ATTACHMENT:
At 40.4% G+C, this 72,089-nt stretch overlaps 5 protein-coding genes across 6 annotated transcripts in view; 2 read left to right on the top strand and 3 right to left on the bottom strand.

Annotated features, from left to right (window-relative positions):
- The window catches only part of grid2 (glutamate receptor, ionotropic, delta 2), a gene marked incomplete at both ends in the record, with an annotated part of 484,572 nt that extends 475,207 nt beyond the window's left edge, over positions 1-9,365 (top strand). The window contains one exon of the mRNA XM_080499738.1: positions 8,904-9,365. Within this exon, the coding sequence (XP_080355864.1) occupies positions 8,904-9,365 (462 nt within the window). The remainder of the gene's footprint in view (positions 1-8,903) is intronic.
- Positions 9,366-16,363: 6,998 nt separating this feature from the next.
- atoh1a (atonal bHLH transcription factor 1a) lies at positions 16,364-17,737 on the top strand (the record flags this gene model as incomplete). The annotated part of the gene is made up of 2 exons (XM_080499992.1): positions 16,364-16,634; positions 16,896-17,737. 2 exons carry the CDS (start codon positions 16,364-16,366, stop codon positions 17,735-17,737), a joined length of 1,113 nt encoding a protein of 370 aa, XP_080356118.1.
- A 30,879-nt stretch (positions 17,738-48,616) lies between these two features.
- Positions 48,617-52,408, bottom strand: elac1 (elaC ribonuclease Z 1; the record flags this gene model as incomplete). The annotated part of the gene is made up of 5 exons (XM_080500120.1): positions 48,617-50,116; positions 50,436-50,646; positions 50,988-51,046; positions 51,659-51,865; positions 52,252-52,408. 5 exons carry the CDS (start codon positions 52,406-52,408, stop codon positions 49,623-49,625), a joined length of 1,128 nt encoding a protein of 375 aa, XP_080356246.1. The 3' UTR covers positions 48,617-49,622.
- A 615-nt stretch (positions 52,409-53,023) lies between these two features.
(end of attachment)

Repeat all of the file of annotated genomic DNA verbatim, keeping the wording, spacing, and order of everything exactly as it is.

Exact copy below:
At 40.4% G+C, this 72,089-nt stretch overlaps 5 protein-coding genes across 6 annotated transcripts in view; 2 read left to right on the top strand and 3 right to left on the bottom strand.

Annotated features, from left to right (window-relative positions):
- The window catches only part of grid2 (glutamate receptor, ionotropic, delta 2), a gene marked incomplete at both ends in the record, with an annotated part of 484,572 nt that extends 475,207 nt beyond the window's left edge, over positions 1-9,365 (top strand). The window contains one exon of the mRNA XM_080499738.1: positions 8,904-9,365. Within this exon, the coding sequence (XP_080355864.1) occupies positions 8,904-9,365 (462 nt within the window). The remainder of the gene's footprint in view (positions 1-8,903) is intronic.
- Positions 9,366-16,363: 6,998 nt separating this feature from the next.
- atoh1a (atonal bHLH transcription factor 1a) lies at positions 16,364-17,737 on the top strand (the record flags this gene model as incomplete). The annotated part of the gene is made up of 2 exons (XM_080499992.1): positions 16,364-16,634; positions 16,896-17,737. 2 exons carry the CDS (start codon positions 16,364-16,366, stop codon positions 17,735-17,737), a joined length of 1,113 nt encoding a protein of 370 aa, XP_080356118.1.
- A 30,879-nt stretch (positions 17,738-48,616) lies between these two features.
- Positions 48,617-52,408, bottom strand: elac1 (elaC ribonuclease Z 1; the record flags this gene model as incomplete). The annotated part of the gene is made up of 5 exons (XM_080500120.1): positions 48,617-50,116; positions 50,436-50,646; positions 50,988-51,046; positions 51,659-51,865; positions 52,252-52,408. 5 exons carry the CDS (start codon positions 52,406-52,408, stop codon positions 49,623-49,625), a joined length of 1,128 nt encoding a protein of 375 aa, XP_080356246.1. The 3' UTR covers positions 48,617-49,622.
- A 615-nt stretch (positions 52,409-53,023) lies between these two features.